Kelly Ray, Library Media Resource Teacher
Office of Digital Learning
Baltimore County Public Schools

GIDesign @ BCPS: Our Journey Begins

Hello fellow Guided Inquiry fans!

I’m Kelly Ray, a Library Media Resource teacher with the Office of Digital Learning at the Baltimore County Public Schools (BCPS). I’m so excited to  provide a district-level perspective, by sharing how Guided Inquiry is transforming student research and inquiry in our large public school system!

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BCPS is the 25th largest public school district in the U.S. and 3rd largest in Maryland, with 175 schools, programs, and centers. At the district’s annual Summer Curriculum Workshops, our Library Media team collaborates with content curriculum writers to design standards-aligned research tasks. Since 1998, we have designed Online Research Models (ORMs) which structure the research process, integrating information literacy skills development and content learning for students. You can see our current inventory of Online Research Models (for extended, in-depth research, labeled ORM) and Slam Dunk research models (for brief, focused research, labeled Slam Dunk) here. *Please excuse any broken links in these models; our team will be updating links over the summer. For years our ORMs were structured according to our own process model, which was inspired in part by Dr. Kuhlthau’s ISP. Our original ORM steps were: Scenario, Task & Product, Assessments, Gather & Sort, Organize, and Conclusion. These steps evolved only slightly until 2012.

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In July 2012, I participated (along with our since retired Coordinator, Della Curtis) in the CISSL Summer Institute at Rutgers, where we were introduced to Guided Inquiry Design. At the end of the first day of the Institute, we knew that GID would be transformative for our BCPS ORMs. That very evening, we worked well past midnight (yes, really!) to begin designing a new ORM using GID. The result was An American Student in China, a research model for high school students participating in our BCPS Chinese Cultural Exchange Program. Each year, a group of students spends part of the summer visiting and attending school in China. As part of the program, students must research a topic of their choice related to that experience. We had been asked by our Office of World Languages staff to develop a new ORM for this research task. Part of the reason for their request was that students had been producing low-level “topical” reports on landmarks they had visited, like the Great Wall of China or the Terracotta Warriors— reports with little personal significance or reflection, about topics they could have researched without actually visiting China.

We designed An American Student in China by incorporating the 8 phases of GID with our existing ORM steps. Since this GID-aligned ORM was first launched for the 2012-13 school year, students have been better able to identify a research focus and question that is personally meaningful and relevant to their own interests and experience in China. Office of World Languages staff has reported that students’ projects have been more varied and unique, including topics like Chinese family life, traditions, education, music, and pop culture. *Unfortunately I do not have examples of student research products to post here now, but I will try to get access to some of these to share later.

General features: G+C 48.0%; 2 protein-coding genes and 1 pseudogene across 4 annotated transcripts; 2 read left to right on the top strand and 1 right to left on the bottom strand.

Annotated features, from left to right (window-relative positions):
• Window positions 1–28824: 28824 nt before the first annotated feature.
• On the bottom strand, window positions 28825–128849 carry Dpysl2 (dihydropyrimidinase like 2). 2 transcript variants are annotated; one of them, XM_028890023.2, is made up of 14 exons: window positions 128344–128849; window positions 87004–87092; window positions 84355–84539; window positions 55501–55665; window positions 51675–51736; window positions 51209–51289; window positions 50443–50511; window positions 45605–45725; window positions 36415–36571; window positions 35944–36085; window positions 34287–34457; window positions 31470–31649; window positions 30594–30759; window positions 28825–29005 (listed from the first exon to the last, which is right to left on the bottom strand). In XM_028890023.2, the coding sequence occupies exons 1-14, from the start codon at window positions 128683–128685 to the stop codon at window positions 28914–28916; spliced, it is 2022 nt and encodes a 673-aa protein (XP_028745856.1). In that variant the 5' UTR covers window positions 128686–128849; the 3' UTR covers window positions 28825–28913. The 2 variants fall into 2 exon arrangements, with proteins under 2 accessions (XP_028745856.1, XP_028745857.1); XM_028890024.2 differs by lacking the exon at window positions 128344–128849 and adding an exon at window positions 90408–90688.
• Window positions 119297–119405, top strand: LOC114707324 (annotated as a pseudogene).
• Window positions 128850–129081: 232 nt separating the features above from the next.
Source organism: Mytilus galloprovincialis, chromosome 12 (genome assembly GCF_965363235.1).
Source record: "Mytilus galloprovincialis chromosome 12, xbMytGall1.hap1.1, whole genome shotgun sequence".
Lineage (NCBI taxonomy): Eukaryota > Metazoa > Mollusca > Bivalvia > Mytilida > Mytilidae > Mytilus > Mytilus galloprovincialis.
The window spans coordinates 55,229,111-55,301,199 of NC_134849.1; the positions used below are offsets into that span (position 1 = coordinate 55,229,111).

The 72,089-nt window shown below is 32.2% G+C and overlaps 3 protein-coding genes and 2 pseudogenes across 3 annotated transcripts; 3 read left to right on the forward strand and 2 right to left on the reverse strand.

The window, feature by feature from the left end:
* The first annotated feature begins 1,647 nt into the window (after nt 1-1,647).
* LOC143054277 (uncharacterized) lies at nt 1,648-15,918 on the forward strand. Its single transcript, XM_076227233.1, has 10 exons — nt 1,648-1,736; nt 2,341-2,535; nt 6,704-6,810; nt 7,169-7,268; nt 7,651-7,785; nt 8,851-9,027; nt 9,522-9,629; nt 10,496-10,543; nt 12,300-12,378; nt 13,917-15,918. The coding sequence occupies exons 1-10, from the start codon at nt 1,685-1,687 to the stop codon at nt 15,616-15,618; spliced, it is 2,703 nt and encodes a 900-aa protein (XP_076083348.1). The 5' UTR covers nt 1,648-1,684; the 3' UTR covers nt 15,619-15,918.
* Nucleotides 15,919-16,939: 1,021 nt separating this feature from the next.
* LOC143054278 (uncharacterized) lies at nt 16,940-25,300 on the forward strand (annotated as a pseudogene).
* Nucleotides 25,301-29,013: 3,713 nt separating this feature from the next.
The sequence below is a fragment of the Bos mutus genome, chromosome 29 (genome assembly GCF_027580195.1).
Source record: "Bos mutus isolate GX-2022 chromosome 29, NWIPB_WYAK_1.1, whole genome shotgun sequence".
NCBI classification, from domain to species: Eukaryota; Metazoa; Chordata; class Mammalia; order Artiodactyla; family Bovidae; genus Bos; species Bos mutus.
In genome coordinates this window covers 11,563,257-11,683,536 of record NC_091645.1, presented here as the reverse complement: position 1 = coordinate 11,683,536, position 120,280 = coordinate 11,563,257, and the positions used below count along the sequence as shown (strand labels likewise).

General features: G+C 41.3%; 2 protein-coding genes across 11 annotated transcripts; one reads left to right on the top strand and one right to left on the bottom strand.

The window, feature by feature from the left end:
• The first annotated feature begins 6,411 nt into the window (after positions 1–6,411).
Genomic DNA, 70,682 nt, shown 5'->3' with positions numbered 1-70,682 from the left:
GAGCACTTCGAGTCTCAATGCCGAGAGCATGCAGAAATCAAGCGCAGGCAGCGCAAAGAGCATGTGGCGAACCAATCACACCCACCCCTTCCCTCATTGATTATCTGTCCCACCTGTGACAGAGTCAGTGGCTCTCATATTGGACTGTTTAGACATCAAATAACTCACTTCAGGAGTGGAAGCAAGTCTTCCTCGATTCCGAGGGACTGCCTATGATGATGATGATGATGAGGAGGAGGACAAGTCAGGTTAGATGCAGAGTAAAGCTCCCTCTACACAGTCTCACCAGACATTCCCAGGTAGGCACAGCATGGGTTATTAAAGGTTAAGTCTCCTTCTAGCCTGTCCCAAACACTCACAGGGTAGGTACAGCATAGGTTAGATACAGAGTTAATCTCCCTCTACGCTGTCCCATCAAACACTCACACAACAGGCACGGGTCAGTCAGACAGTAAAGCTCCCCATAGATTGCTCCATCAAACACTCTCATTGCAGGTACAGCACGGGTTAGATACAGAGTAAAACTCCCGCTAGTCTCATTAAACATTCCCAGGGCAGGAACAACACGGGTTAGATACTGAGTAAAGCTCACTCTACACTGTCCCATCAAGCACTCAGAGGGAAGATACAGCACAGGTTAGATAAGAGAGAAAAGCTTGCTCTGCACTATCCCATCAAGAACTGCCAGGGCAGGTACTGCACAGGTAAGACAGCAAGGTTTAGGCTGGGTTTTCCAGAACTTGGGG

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After creating that first ORM at the CISSL Institute in 2012, we re-formatted many of our existing Online Research Models to incorporate GID. We’ve paid deliberate attention to Third Space—something that our previous ORMs were lacking. Some of our early ORMs included Scenarios with introductions like, “Congratulations! You’ve been selected as a member of the Board of Directors of the Smithsonian!” (SERIOUSLY? How many middle school students would really relish that prospect?) Since adopting GID, our ORMs endeavor to engage students in the Open phase by making more relevant real-world connections to their lives. In addition, our former research Scenarios typically included only one link to an article or video for building background knowledge and connecting to content. Our ORMs now provide more resources and time for these important activities in the Immerse phase of the process. We’ve worked to provide more resources and choices for students to “look around,” “dip in,” and “explore interesting ideas” in the Explore phase, BEFORE they Identify an inquiry focus/question and move forward into the Gather phase. We’re encouraging our content curriculum collaborators to allow for greater student choice in how they’ll Create to communicate and Share their knowledge with others. And we’ve built into our ORMs the crucial opportunity for student reflection and self-evaluation during the Evaluate phase.